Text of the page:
It was also a shame that some panels were full to overcrowding while others were in echoing double suites that held a fraction of their capacity; and of the overcrowded ones, some had audience members turned away with varying degrees of politeness, and others had people sitting on the floor or standing unchallenged. It all seemed to depend on (a) the briefing the moderator had received and (b) the zealousness and ubiquity of the ExCel’s own security droids. I know organising a programme is hellishly difficult and there will always be room size mismatches, so I don’t complain about that (just raise an eyebrow at some of the room choices per subject …). I do however complain about the inconsistency. It feels less unfair when everyone is treated the same.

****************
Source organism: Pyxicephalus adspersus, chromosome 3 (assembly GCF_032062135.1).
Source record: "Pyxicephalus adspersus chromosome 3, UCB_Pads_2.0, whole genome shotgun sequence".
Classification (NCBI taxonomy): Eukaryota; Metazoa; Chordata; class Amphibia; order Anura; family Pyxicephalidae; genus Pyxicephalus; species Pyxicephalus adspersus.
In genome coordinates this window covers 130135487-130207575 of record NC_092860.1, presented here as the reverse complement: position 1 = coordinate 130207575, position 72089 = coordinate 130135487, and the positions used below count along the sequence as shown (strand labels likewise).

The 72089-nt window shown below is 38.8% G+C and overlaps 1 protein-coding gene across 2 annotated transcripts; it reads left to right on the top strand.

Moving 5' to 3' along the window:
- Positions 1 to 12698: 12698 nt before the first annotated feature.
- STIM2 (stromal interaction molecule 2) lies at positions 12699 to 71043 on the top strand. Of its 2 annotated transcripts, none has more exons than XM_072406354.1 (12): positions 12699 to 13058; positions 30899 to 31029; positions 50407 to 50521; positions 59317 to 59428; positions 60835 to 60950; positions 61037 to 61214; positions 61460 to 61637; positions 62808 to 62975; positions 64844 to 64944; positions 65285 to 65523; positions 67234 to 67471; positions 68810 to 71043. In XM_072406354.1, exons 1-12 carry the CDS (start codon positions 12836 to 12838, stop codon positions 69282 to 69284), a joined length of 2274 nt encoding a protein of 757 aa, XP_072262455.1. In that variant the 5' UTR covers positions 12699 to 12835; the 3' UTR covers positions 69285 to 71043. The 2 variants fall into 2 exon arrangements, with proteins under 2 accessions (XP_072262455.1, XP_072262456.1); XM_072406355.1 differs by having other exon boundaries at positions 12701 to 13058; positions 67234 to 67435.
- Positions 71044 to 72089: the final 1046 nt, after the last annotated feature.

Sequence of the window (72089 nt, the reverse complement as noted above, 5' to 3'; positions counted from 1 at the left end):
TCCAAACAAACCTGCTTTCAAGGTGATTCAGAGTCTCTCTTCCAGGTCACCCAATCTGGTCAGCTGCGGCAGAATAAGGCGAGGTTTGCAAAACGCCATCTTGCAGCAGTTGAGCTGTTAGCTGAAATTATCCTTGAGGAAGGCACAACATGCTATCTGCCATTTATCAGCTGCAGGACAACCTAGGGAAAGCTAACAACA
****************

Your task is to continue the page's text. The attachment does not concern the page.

When I rule the world ...

When I rule the world …

And the 1.5 hours standing in the registration queue. Even being serenaded by this guy was only partial consolation. I know, several thousand people is a lot to process. But there must be ways … mustn’t there? Any suggestion I can make for speeding the queue up has no doubt been tried and tested and in this case discarded for what seems like a good reason. So I won’t make any. I just have a lingering feeling it could have been done better.

So. Worldcon. My last? Maybe. Or maybe not. But a very high standard for future ones, where and whenever they may be located.

Ben at Worldcon

I seem to be on the following Worldcon items: four in total, moderating one of them. Some of my co-panelists are old friends; some I at least know; some are brand new to me; so with that and a good mix of subjects, it looks like fun:

What’s In a Name?

Thursday 14th August, 16:30 – 18:00